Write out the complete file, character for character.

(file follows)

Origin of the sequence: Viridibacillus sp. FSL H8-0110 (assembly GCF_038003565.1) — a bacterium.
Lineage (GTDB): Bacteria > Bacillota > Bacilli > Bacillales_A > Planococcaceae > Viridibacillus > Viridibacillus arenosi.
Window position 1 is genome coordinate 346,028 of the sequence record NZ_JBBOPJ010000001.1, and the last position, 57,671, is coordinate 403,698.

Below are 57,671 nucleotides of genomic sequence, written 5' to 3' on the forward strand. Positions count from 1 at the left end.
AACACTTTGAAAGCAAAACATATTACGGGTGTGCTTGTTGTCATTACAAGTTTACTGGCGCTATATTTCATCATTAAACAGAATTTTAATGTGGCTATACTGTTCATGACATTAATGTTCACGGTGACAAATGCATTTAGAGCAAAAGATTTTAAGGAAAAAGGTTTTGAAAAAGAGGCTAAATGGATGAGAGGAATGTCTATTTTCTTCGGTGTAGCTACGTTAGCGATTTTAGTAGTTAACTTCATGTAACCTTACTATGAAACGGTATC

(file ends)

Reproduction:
Origin of the sequence: Viridibacillus sp. FSL H8-0110 (assembly GCF_038003565.1) — a bacterium.
Lineage (GTDB): Bacteria > Bacillota > Bacilli > Bacillales_A > Planococcaceae > Viridibacillus > Viridibacillus arenosi.
Window position 1 is genome coordinate 346,028 of the sequence record NZ_JBBOPJ010000001.1, and the last position, 57,671, is coordinate 403,698.

Below are 57,671 nucleotides of genomic sequence, written 5' to 3' on the forward strand. Positions count from 1 at the left end.
AACACTTTGAAAGCAAAACATATTACGGGTGTGCTTGTTGTCATTACAAGTTTACTGGCGCTATATTTCATCATTAAACAGAATTTTAATGTGGCTATACTGTTCATGACATTAATGTTCACGGTGACAAATGCATTTAGAGCAAAAGATTTTAAGGAAAAAGGTTTTGAAAAAGAGGCTAAATGGATGAGAGGAATGTCTATTTTCTTCGGTGTAGCTACGTTAGCGATTTTAGTAGTTAACTTCATGTAACCTTACTATGAAACGGTATC